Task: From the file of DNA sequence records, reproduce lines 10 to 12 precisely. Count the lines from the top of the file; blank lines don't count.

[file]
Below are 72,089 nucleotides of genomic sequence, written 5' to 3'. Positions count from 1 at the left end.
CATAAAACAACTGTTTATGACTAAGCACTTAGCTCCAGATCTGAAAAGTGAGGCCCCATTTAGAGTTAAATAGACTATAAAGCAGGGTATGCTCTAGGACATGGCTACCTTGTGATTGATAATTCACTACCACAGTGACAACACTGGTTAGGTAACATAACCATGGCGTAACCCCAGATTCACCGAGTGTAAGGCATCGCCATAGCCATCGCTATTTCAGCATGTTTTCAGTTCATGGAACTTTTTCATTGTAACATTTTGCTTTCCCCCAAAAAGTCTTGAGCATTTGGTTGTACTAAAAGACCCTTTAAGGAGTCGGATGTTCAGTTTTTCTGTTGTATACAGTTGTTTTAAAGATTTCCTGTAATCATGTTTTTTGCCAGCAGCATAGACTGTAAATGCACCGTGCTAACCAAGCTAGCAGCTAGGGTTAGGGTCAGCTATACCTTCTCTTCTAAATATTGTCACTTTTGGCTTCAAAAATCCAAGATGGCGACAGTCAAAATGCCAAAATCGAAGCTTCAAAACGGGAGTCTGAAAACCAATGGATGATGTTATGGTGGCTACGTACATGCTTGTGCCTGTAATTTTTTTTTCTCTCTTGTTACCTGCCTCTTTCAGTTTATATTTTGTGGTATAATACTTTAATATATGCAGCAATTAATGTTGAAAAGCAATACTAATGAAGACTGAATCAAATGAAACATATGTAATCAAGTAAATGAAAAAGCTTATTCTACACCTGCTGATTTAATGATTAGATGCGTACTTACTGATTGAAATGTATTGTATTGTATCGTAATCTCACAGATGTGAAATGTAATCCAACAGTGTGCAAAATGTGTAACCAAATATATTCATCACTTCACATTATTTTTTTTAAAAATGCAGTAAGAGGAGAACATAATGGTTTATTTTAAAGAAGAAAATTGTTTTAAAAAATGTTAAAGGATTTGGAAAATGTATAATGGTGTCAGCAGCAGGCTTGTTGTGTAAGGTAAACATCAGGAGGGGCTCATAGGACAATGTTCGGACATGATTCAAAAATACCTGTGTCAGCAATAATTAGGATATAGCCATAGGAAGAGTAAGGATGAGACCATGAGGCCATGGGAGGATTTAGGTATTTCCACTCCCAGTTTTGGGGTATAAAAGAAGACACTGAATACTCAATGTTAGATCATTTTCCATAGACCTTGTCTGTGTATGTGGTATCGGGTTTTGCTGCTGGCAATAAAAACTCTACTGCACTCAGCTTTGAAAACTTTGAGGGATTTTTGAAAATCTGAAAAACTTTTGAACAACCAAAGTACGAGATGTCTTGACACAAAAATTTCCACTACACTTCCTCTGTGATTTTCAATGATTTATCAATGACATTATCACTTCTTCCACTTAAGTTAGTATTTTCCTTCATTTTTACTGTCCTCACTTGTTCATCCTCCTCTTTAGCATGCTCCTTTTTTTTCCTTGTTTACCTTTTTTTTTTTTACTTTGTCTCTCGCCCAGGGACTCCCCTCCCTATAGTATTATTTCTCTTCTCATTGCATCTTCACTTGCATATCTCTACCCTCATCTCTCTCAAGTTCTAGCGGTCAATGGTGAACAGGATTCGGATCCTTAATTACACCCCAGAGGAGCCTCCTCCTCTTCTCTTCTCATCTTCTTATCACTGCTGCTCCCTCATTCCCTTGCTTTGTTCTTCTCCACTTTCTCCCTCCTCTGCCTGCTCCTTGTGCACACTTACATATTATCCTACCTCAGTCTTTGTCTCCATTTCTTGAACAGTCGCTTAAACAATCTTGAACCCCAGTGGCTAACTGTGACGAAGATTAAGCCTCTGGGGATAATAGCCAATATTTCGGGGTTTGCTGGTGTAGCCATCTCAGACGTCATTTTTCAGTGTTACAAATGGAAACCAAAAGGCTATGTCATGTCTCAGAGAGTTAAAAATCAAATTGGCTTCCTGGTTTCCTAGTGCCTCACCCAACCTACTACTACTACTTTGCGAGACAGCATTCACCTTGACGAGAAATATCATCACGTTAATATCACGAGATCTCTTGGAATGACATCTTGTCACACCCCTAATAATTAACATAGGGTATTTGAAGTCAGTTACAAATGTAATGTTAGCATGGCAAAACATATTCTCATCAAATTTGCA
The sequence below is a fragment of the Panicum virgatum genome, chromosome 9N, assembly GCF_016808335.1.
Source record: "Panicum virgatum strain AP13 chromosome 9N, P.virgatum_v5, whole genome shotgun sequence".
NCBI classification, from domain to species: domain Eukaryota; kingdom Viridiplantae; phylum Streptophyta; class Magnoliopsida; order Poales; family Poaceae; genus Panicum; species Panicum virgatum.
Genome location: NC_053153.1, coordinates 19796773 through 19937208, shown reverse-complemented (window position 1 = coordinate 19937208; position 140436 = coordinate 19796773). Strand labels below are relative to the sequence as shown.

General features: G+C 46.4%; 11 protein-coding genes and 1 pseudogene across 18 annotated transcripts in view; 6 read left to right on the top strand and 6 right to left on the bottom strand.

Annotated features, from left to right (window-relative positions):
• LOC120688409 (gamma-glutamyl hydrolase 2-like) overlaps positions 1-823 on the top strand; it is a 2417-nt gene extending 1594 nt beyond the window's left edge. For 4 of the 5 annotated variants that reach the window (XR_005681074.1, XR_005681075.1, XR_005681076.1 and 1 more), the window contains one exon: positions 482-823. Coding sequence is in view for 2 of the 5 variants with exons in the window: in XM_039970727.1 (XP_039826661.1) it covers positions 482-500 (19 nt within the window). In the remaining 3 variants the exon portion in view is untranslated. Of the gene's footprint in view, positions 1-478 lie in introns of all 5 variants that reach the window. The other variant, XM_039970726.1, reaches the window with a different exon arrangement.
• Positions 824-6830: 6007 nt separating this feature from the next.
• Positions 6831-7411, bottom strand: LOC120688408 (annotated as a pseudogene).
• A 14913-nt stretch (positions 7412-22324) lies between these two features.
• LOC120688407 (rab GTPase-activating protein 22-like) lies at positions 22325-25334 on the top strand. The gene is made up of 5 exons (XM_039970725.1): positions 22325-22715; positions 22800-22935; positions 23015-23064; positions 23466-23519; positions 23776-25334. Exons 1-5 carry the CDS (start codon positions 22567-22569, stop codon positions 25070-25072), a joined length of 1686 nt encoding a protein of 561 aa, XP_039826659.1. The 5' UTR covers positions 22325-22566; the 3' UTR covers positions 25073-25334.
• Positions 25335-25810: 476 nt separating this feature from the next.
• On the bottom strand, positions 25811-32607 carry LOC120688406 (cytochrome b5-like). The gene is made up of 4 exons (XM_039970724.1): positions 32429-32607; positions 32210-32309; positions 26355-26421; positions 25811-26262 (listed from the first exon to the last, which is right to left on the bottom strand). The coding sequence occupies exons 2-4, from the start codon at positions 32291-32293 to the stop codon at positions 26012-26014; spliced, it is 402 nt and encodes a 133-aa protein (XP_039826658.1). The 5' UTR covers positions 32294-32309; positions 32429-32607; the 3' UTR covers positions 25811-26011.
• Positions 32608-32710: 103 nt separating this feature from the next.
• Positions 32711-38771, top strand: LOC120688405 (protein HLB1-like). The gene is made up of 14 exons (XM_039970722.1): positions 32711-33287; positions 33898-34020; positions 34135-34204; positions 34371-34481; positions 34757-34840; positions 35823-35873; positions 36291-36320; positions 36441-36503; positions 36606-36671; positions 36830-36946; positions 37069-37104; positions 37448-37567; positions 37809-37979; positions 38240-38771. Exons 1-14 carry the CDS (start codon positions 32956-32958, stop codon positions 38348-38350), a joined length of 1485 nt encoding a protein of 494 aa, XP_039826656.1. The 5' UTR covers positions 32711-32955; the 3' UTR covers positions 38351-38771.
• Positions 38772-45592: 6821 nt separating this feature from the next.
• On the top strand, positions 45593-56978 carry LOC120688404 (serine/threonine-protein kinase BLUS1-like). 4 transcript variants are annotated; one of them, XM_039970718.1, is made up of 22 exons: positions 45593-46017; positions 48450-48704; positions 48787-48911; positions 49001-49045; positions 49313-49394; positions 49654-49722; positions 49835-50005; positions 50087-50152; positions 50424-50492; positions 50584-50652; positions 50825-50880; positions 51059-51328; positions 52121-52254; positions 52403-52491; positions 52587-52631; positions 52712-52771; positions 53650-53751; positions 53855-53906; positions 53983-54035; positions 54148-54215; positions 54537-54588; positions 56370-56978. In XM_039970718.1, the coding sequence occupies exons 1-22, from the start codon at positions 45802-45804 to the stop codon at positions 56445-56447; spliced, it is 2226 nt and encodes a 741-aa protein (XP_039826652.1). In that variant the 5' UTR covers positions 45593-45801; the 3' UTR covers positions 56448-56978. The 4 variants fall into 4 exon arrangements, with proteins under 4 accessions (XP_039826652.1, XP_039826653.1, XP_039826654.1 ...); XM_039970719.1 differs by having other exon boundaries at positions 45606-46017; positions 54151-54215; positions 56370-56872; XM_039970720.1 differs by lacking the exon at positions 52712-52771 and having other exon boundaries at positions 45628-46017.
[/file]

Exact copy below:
• Positions 824-6830: 6007 nt separating this feature from the next.
• Positions 6831-7411, bottom strand: LOC120688408 (annotated as a pseudogene).
• A 14913-nt stretch (positions 7412-22324) lies between these two features.